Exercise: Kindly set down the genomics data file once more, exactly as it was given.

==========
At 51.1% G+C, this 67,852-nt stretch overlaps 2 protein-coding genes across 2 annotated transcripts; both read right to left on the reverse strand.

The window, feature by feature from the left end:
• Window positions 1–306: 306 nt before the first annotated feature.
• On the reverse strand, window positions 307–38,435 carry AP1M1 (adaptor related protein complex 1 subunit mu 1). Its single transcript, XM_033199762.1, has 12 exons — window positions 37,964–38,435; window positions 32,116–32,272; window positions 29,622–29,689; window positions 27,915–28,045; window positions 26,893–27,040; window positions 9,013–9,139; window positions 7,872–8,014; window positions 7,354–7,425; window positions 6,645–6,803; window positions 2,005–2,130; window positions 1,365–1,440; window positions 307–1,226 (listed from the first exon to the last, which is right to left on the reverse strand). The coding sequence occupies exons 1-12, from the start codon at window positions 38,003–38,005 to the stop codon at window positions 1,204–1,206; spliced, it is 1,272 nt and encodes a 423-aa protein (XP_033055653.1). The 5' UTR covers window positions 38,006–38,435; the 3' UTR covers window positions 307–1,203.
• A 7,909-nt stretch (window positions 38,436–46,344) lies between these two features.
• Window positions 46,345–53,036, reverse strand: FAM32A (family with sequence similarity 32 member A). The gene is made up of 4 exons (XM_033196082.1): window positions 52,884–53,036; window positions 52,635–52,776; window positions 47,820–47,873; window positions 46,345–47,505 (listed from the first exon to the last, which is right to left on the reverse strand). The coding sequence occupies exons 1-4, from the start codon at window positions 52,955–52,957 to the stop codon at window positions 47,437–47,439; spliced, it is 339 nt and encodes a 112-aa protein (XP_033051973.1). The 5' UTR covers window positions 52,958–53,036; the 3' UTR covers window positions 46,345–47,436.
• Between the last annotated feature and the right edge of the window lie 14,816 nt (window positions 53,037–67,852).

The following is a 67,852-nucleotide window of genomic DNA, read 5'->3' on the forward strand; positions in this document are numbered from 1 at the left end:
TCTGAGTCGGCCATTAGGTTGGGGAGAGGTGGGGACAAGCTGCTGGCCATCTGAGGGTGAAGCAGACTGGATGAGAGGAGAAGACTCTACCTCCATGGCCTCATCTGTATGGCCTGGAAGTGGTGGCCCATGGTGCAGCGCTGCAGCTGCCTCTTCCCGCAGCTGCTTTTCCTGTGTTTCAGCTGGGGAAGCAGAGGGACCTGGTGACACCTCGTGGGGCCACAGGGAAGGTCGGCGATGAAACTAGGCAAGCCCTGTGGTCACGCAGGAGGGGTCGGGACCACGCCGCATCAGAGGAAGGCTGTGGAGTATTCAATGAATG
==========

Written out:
At 51.1% G+C, this 67,852-nt stretch overlaps 2 protein-coding genes across 2 annotated transcripts; both read right to left on the reverse strand.

The window, feature by feature from the left end:
• Window positions 1–306: 306 nt before the first annotated feature.
• On the reverse strand, window positions 307–38,435 carry AP1M1 (adaptor related protein complex 1 subunit mu 1). Its single transcript, XM_033199762.1, has 12 exons — window positions 37,964–38,435; window positions 32,116–32,272; window positions 29,622–29,689; window positions 27,915–28,045; window positions 26,893–27,040; window positions 9,013–9,139; window positions 7,872–8,014; window positions 7,354–7,425; window positions 6,645–6,803; window positions 2,005–2,130; window positions 1,365–1,440; window positions 307–1,226 (listed from the first exon to the last, which is right to left on the reverse strand). The coding sequence occupies exons 1-12, from the start codon at window positions 38,003–38,005 to the stop codon at window positions 1,204–1,206; spliced, it is 1,272 nt and encodes a 423-aa protein (XP_033055653.1). The 5' UTR covers window positions 38,006–38,435; the 3' UTR covers window positions 307–1,203.
• A 7,909-nt stretch (window positions 38,436–46,344) lies between these two features.
• Window positions 46,345–53,036, reverse strand: FAM32A (family with sequence similarity 32 member A). The gene is made up of 4 exons (XM_033196082.1): window positions 52,884–53,036; window positions 52,635–52,776; window positions 47,820–47,873; window positions 46,345–47,505 (listed from the first exon to the last, which is right to left on the reverse strand). The coding sequence occupies exons 1-4, from the start codon at window positions 52,955–52,957 to the stop codon at window positions 47,437–47,439; spliced, it is 339 nt and encodes a 112-aa protein (XP_033051973.1). The 5' UTR covers window positions 52,958–53,036; the 3' UTR covers window positions 46,345–47,436.
• Between the last annotated feature and the right edge of the window lie 14,816 nt (window positions 53,037–67,852).

The following is a 67,852-nucleotide window of genomic DNA, read 5'->3' on the forward strand; positions in this document are numbered from 1 at the left end:
TCTGAGTCGGCCATTAGGTTGGGGAGAGGTGGGGACAAGCTGCTGGCCATCTGAGGGTGAAGCAGACTGGATGAGAGGAGAAGACTCTACCTCCATGGCCTCATCTGTATGGCCTGGAAGTGGTGGCCCATGGTGCAGCGCTGCAGCTGCCTCTTCCCGCAGCTGCTTTTCCTGTGTTTCAGCTGGGGAAGCAGAGGGACCTGGTGACACCTCGTGGGGCCACAGGGAAGGTCGGCGATGAAACTAGGCAAGCCCTGTGGTCACGCAGGAGGGGTCGGGACCACGCCGCATCAGAGGAAGGCTGTGGAGTATTCAATGAATG